When I was doing research for my Puffin Pack, I found out all sorts of surprising things about puffins. For example, they are sometimes known as “Clowns of the Sea,” something I hadn’t realised when I wrote Lewis Clowns Around. As it turns out, Lewis the puffin had the right idea when he decided to join the circus!
I was also amazed to learn that there is an island off the southwest coast of England (12 miles from the coast of Devon in the Bristol Channel, to be exact) where puffins have an important history. The island is called Lundy, and this name probably comes from the old Norse word “lundi” which means puffin. Although it is small with high cliffs and rough weather, there have been people living on the island for hundreds of years. These have included Vikings, medieval monks, knights, pirates and convicts!
In the 1920s a man named Martin Coles Harman bought the island and declared himself king of Lundy. He decided to make his own coins and stamps, and instead of pennies he called them puffins. Here is a picture of a two-puffin stamp:
Martin Coles Harman decided he should have his face on the one puffin coin as well, since he was the king! He looks pretty serious, doesn’t he?
Making his own coins got Martin Coles Harman into some trouble, and he was fined £5 by the House of Lords in 1931. He had to pay up and stop making the coins, but the stamps are still printed today!
Lundy must have once had lots of puffins living on its cliffs, but now there are hardly any. This may be because people have been fishing all the sand eels, leaving very little for the puffins to eat. It may also be because baby puffins and eggs were easy prey for brown rats that used to be common on the island.
Today Lundy Island is looked after by the Landmark Trust, and fewer than 30 people actually live there. It is possible to visit the island and stay in holiday cottages there, and the Landmark Trust is working to conserve the wildlife and natural habitat of Lundy.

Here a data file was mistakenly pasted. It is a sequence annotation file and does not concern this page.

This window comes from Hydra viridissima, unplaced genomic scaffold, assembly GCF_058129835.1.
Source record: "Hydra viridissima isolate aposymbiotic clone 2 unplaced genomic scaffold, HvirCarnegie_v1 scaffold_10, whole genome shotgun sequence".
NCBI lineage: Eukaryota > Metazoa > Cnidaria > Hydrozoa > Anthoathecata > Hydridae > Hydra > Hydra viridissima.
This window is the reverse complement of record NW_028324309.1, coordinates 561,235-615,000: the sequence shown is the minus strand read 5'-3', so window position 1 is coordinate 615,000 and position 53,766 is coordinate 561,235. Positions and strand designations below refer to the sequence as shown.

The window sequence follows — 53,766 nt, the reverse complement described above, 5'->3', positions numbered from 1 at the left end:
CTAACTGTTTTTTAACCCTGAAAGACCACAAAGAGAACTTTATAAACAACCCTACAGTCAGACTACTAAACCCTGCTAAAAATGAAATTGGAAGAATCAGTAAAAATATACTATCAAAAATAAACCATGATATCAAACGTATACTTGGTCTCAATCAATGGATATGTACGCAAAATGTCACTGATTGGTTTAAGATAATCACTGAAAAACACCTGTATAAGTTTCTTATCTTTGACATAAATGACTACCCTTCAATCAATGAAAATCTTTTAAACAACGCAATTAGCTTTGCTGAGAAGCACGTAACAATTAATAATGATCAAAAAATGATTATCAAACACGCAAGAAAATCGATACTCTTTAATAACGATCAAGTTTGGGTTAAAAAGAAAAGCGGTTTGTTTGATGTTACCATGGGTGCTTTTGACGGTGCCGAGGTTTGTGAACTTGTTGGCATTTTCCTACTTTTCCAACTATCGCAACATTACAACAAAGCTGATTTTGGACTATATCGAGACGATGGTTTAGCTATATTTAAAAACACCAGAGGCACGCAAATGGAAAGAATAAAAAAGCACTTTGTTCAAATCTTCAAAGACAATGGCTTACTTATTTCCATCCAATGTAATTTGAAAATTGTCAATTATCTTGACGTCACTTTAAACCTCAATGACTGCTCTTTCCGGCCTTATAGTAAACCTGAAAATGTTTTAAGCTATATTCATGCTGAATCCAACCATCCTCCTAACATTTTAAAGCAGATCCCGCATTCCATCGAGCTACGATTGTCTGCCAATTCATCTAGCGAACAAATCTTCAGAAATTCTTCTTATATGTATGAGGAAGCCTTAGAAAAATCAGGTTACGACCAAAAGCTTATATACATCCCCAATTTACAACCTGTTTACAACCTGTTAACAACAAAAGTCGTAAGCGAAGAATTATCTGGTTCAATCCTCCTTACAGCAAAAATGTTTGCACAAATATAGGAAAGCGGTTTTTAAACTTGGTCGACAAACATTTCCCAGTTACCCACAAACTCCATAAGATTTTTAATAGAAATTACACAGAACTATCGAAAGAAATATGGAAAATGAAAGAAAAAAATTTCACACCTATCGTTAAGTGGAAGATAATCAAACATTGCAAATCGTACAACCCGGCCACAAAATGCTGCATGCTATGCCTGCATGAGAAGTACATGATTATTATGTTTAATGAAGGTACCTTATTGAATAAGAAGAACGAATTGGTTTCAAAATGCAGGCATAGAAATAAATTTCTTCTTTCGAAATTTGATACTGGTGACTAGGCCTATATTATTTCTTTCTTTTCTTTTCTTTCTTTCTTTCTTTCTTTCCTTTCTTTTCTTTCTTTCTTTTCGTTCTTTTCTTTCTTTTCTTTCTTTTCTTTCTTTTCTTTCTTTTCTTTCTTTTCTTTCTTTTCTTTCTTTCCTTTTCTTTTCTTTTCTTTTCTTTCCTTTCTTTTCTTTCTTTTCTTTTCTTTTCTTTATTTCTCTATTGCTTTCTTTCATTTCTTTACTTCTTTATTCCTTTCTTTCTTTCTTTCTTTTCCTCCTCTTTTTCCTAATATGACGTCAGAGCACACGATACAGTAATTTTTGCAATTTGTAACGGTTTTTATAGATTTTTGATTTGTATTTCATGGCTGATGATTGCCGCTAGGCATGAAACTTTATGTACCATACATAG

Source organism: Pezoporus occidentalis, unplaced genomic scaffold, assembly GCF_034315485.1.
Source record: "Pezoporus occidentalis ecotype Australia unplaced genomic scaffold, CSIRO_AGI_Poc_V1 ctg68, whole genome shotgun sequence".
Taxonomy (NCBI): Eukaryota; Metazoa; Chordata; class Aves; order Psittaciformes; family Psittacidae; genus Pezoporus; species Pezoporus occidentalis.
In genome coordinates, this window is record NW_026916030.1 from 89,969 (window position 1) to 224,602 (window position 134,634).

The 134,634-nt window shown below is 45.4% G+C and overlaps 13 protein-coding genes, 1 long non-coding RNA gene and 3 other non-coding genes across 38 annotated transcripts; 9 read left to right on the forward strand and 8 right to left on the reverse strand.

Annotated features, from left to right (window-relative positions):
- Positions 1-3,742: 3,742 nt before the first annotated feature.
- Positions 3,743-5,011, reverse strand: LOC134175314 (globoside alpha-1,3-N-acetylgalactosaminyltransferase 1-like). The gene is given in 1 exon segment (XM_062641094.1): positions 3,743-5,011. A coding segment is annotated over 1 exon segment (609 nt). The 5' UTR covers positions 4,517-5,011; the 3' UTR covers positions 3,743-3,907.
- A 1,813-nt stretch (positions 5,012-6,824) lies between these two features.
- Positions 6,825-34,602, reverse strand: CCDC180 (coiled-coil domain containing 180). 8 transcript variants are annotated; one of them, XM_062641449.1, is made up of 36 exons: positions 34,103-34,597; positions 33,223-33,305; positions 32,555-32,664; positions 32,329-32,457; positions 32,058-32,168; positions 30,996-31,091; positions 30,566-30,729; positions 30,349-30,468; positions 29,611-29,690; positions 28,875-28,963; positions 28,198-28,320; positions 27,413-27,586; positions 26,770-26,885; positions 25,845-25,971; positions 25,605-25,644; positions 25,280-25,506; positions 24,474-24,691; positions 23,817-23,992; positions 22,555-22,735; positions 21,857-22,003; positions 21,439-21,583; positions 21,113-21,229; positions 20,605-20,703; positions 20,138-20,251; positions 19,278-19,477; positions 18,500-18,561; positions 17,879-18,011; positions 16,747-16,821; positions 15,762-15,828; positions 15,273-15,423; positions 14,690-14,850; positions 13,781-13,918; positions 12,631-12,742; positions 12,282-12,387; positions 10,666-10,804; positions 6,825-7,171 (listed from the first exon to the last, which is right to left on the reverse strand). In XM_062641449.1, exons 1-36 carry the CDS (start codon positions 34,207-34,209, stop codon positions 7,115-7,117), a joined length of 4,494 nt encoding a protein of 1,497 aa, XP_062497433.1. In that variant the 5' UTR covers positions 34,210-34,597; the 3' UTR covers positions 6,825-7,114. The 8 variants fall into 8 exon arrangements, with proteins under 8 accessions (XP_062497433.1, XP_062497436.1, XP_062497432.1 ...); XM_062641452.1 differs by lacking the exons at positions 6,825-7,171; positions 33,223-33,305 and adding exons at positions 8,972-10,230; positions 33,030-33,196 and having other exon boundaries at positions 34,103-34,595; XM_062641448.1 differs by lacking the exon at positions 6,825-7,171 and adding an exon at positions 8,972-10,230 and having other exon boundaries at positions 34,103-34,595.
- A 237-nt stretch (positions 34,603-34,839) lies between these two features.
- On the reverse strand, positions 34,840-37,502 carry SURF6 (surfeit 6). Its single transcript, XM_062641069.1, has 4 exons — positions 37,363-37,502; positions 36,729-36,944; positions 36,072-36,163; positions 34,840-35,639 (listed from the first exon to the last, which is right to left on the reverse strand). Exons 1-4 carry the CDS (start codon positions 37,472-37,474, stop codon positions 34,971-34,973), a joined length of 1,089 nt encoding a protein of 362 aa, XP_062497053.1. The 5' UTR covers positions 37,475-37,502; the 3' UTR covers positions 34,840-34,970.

But Lundy isn’t the only island that has puffins on its stamps. This one comes from the Faroe Islands, which lie in the North Atlantic Ocean, half-way between Norway and Iceland and directly north of Scotland. This is definitely puffin territory, and in fact the Faroese (people of the Faroe Islands) like to eat them!
I think puffins are far too cute to eat, and since they’re only the size of a pigeon they wouldn’t make much of a meal. Luckily for them, puffins live in burrows dug into very steep cliffs, and they spend lots of time out on the open ocean, so it’s quite hard to catch them. Their biggest enemy is the Great Black-Backed Gull, which can swoop down and catch a puffin in mid-air!
Puffins mate for life, and build a nice soft nest in their cliff-top burrow using grass, seaweed and feathers. When mum lays an egg, both parents help look after it until it hatches, and then they bring the chick little fish to eat. It takes about 45 days for the chick to grow strong enough to fly off and find fish for itself.
Puffins eat herring, sprat and sand eels, and you can sometimes see them with a huge mouthful of fish all jammed in together. They hold them in with special ridges inside their beaks. I think the record is sixty little fish in one puffin’s mouth!
In Iceland puffins are becoming more scarce because of a shortage of sand eels (also called sand lances). The National Geographic have made a short video about the problem on YouTube which you can watch here.
A while back I went to the Scottish Seabird Centre in North Berwick, where I read my story Lewis Clowns Around. The centre has lots of information about seabirds living on Scotland’s coasts, and puffins are really popular! (I especially like the shop where you can find puffin toys, calendars, postcards, keyrings… even my book!)
If you’re crazy about all things puffin, you can check out the only online shop devoted entirely to these cute little birds. Naturally enough, it’s called the Puffin Shop.